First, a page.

$35,230,187 – Gross Cost Resident and Non-Resident. Number of licenses, tags, permits, and stamps: 274,963

MINNESOTA

$34,064,196 – Gross Cost Resident and Non-Resident. Number of licenses, tags, permits, and stamps: 1,460,203

ILLINOIS

$32,422,324 – Gross Cost Resident and Non-Resident. Number of licenses, tags, permits, and stamps: 1,489,355

OREGON

$30,371,898 – Gross Cost Resident and Non-Resident. Number of licenses, tags, permits, and stamps: 1,173,773

TENNESSEE

$28,461,780 – Gross Cost Resident and Non-Resident. Number of licenses, tags, permits, and stamps: 1,054,081

OHIO

$27,150,761 – Gross Cost Resident and Non-Resident. Number of licenses, tags, permits, and stamps: 878,865

MISSOURI

$26,175,734 – Gross Cost Resident and Non-Resident. Number of licenses, tags, permits, and stamps: 1,760,197

CALIFORNIA

$24,111,812 – Gross Cost Resident and Non-Resident. Number of licenses, tags, permits, and stamps: 1,018,257

KANSAS

$23,827,799 – Gross Cost Resident and Non-Resident. Number of licenses, tags, permits, and stamps: 422,066

NEW YORK

$23,607,124 – Gross Cost Resident and Non-Resident. Number of licenses, tags, permits, and stamps: 1,099,181

All States (click to expand)

The States With The Highest Cost on Average per Hunting License

Now, let’s dive into which states have the highest average cost per license. It’s crucial to note, though, that this isn’t entirely precise.

The data I utilized doesn’t factor in individuals purchasing multiple licenses. For instance, you might buy a resident license in your home state and also acquire a non-resident license for a hunting trip in another state.

This oversight means the numbers might be a bit off.

However, if we go ahead and divide the total gross costs by the total number of licenses (counting both residents and non-residents), we get an average cost per license.

It’s an interesting figure, for sure, but remember—it’s not exactly spot-on.

Here are our top 5

  1. WYOMING – On average $128,13
  2. COLORADO – On average $96,22
  3. SOUTH DAKOTA – On average $57,92
  4. KANSAS – On average $56,46
  5. NEVADA – On average $52,17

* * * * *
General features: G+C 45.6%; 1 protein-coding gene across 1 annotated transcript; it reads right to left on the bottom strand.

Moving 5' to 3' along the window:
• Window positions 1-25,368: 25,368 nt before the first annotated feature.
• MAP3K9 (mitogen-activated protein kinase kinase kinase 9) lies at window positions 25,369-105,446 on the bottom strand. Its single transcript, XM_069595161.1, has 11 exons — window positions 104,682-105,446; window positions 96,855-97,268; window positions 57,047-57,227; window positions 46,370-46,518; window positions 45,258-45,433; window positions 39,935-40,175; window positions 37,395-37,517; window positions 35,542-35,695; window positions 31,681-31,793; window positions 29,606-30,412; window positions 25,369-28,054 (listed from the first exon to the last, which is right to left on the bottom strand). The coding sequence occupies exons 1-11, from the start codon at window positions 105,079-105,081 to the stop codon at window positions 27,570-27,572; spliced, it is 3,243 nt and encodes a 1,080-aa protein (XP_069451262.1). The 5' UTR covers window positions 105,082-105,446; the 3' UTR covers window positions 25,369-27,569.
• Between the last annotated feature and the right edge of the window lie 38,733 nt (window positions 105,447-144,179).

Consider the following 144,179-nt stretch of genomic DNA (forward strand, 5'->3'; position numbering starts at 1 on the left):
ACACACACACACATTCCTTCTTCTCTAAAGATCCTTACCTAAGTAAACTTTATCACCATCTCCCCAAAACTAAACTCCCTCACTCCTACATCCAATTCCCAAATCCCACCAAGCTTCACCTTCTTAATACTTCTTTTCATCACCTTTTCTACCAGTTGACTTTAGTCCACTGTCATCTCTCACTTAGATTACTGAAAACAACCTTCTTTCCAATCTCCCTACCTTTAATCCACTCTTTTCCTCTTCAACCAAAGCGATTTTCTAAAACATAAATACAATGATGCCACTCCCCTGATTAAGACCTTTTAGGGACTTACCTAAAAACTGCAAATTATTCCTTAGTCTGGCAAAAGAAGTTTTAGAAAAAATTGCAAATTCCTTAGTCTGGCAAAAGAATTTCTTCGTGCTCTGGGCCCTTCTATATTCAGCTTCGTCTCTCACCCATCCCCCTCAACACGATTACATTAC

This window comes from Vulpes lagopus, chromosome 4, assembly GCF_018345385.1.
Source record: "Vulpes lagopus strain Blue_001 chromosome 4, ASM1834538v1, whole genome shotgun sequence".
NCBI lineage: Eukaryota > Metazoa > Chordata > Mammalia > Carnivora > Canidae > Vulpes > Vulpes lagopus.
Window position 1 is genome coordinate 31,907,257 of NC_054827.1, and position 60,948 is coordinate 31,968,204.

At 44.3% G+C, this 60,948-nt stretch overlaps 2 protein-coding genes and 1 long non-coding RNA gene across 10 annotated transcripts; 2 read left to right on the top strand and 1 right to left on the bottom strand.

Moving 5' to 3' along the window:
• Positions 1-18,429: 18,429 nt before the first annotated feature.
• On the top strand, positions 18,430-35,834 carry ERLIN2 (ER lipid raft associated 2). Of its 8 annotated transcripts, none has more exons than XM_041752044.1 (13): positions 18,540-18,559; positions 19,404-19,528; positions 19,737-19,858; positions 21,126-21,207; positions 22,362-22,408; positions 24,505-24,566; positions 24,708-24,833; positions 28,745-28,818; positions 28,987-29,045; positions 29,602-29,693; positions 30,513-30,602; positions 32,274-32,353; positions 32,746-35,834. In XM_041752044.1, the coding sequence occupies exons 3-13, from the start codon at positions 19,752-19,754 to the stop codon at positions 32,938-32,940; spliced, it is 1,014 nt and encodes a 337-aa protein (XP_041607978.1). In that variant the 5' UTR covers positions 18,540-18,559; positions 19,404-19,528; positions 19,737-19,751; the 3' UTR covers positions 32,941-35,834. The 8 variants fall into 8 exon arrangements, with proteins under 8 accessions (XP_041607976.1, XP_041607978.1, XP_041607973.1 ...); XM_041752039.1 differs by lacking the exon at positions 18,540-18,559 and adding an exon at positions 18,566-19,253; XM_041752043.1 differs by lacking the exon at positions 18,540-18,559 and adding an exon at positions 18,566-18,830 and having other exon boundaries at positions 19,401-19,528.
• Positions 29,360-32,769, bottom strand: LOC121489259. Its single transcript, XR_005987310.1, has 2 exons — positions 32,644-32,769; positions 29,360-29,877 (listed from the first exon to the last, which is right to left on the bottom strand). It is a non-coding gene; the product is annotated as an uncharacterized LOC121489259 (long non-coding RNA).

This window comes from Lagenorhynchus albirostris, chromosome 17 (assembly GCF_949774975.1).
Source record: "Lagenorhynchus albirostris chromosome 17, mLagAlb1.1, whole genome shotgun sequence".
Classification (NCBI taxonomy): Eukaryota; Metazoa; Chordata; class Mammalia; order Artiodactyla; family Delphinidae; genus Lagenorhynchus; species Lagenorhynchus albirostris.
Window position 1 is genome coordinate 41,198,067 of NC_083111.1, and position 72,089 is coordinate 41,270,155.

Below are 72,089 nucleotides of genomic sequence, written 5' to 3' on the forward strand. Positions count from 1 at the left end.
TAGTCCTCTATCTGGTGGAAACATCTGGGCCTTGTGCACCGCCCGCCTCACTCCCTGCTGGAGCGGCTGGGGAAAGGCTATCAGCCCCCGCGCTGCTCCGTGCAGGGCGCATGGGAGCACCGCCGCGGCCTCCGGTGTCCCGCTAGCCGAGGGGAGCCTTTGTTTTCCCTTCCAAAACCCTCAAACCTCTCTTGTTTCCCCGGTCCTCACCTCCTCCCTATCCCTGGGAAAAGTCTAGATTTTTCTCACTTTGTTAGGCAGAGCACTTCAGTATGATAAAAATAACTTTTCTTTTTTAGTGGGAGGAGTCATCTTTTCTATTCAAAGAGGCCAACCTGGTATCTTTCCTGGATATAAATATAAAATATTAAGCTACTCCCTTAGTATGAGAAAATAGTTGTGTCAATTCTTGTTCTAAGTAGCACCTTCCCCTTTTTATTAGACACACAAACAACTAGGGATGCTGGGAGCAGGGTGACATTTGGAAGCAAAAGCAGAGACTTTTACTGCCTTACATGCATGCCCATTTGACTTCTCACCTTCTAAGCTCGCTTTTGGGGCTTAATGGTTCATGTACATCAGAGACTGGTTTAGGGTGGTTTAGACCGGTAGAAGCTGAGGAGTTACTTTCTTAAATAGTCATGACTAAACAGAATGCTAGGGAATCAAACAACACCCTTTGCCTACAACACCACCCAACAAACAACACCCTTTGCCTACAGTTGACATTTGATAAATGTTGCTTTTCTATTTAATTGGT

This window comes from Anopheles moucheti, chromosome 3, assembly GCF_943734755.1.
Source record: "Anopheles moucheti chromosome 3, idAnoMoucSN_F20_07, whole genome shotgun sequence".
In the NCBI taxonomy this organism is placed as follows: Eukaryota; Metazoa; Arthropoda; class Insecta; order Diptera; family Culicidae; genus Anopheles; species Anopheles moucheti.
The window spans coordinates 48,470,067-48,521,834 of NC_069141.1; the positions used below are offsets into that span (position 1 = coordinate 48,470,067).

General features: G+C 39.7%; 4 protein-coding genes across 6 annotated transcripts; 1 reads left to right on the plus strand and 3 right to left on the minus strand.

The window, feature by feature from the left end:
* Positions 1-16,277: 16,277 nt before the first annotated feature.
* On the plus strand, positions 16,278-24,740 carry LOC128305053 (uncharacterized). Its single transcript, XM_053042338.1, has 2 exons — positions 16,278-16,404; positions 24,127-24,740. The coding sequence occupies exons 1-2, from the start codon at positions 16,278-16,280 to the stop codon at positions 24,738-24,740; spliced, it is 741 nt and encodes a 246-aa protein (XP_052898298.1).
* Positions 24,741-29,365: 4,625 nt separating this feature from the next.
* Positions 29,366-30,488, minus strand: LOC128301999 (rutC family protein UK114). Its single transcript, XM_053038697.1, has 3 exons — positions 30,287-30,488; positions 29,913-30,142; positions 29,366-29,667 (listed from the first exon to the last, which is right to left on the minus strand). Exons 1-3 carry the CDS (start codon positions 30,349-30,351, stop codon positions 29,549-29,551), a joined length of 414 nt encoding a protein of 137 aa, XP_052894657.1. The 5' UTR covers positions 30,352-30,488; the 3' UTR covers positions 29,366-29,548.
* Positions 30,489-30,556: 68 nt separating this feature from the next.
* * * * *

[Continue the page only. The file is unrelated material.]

States With the “Lowest” Cost on Average per Hunting License

  1. WISCONSIN – On average $7,87
  2. RHODE ISLAND – On average $8,64
  3. MASSACHUSETTS – On average $9,31
  4. SOUTH CAROLINA – On average $10,31
  5. WEST VIRGINIA – On average $13,01

Alright, Wisconsin, what’s the story? Just kidding… but truly, Wisconsin leads the pack with the highest number of hunting licenses issued – so on average prices are low.

Top 16 States With The Most Paid Hunting License Holders

STATEPaid Hunting License Holders
TEXAS1,170,316
PENNSYLVANIA953,903
GEORGIA769,105
TENNESSEE728,759
WISCONSIN669,813
MICHIGAN660,933
NORTH CAROLINA654,251
NEW YORK560,346
MINNESOTA550,663
MISSOURI509,963
ALABAMA504,600
OKLAHOMA499,182
LOUISIANA442,678
COLORADO370,736
OHIO360,421
ARIZONA349,554

Before you go…

Before you go, let’s take a moment to reflect.

This snapshot of the hunting world, from license sales to the revenue they generate, tells a story of an enduring tradition and a passion that contributes significantly to both the economy and ecology.

Remember that each license bought, each tag filled, is more than just a number—it’s a testament to the hunting heritage that we are all part of preserving.

So, as you step into the great outdoors, take pride in knowing you’re contributing to something bigger.

Until next time, keep the tradition alive and tread the wild with respect.

Happy hunting!

*Notes:
Participating in hunting and fishing generally requires state licenses to engage in these activities. Fees and revenues generated from licenses must be used for fish and wildlife conservation programs. The U.S. Fish and Wildlife Service uses the number of paid hunting and fishing licenses issued by states to calculate the distribution of WSFR funds. These dashboards present licenses issued as reported by the states. The licenses are grouped by apportionment year. The apportionment year is the federal fiscal year in which the licenses were used to calculate the distribution of funds. The apportionment year is two years after the states issued the licenses. For example, costs and number of license holders for 2023 represent license sales that occurred in 2021.
Source: U.S. Fish and Wildlife Service